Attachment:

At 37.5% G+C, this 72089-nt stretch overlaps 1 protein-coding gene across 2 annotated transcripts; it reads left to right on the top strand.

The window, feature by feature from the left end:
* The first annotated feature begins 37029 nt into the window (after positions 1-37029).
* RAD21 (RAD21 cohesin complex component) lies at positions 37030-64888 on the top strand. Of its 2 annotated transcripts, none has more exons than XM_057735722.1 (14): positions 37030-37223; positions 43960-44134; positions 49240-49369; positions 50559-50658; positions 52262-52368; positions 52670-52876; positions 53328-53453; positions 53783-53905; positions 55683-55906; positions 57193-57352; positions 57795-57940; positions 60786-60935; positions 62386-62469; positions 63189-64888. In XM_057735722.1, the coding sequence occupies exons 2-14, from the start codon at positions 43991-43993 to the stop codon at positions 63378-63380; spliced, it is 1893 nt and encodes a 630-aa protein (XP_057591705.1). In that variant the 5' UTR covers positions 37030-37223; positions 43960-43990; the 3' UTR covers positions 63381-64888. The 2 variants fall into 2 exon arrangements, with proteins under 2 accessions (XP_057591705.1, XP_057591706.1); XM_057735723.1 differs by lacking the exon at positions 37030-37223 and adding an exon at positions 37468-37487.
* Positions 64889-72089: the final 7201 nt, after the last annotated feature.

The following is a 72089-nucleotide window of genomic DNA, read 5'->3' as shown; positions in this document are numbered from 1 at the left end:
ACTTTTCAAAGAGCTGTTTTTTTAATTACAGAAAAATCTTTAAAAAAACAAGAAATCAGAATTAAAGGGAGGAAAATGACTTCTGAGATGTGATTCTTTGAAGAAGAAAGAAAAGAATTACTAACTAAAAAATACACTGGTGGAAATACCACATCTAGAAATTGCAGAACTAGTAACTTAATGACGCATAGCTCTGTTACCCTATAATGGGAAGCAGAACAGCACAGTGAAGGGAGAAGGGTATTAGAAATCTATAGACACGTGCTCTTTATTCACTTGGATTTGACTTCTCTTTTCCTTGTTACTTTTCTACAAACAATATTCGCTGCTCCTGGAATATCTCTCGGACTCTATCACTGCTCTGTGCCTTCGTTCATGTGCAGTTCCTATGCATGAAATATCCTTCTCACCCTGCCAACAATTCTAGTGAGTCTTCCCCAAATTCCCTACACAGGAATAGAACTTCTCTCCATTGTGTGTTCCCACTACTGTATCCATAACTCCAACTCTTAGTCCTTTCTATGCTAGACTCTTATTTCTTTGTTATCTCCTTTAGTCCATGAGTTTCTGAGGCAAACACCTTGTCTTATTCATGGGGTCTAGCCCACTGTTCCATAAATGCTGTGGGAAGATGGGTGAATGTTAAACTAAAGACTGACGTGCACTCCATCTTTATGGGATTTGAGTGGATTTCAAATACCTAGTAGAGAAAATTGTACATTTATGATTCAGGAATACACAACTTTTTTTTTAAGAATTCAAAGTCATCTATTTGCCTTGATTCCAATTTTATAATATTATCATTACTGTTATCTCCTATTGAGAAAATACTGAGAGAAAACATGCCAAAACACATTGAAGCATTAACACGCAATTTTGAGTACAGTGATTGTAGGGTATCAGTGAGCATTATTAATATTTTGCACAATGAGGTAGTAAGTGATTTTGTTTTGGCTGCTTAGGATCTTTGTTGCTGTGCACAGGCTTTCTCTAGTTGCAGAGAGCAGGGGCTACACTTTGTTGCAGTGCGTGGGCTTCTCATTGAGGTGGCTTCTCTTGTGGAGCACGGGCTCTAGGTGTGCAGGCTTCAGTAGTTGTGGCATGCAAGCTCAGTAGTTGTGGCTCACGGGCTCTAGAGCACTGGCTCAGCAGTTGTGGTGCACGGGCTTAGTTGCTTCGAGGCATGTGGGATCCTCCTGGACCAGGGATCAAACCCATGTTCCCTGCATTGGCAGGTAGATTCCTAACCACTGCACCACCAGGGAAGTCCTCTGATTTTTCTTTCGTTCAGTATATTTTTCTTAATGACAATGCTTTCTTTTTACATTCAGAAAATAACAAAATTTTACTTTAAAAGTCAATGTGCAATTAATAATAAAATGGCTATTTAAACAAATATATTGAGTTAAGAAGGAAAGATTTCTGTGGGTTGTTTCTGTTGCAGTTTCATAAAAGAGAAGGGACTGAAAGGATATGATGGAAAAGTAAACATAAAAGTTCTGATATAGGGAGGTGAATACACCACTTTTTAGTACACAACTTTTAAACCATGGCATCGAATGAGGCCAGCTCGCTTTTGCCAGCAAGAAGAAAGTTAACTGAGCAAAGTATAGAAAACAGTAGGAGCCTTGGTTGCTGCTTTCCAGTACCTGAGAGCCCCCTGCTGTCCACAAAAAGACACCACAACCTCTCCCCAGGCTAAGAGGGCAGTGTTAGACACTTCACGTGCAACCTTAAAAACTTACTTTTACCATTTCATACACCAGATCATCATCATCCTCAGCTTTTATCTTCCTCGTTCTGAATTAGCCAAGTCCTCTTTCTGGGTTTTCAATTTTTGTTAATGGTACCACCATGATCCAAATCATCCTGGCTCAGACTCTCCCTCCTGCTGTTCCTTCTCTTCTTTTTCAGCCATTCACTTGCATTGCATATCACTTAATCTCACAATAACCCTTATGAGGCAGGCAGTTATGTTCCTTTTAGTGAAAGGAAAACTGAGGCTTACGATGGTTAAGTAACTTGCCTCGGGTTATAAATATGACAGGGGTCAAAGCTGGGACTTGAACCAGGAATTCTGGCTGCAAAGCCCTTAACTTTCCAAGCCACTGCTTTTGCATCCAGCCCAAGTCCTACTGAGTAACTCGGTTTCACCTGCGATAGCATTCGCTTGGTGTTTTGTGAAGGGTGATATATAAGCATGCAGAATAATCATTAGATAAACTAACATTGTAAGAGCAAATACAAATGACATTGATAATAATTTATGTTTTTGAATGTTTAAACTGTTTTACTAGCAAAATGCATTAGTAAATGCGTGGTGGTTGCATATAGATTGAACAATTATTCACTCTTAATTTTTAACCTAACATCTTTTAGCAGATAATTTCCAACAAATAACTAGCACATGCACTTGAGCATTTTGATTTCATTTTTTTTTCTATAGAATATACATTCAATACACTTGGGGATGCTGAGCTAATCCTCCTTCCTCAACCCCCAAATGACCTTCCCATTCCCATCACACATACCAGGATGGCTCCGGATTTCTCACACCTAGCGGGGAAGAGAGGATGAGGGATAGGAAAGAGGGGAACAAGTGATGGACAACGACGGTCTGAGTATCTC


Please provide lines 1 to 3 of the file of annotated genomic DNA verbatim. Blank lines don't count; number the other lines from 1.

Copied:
At 37.5% G+C, this 72089-nt stretch overlaps 1 protein-coding gene across 2 annotated transcripts; it reads left to right on the top strand.

The window, feature by feature from the left end:
* The first annotated feature begins 37029 nt into the window (after positions 1-37029).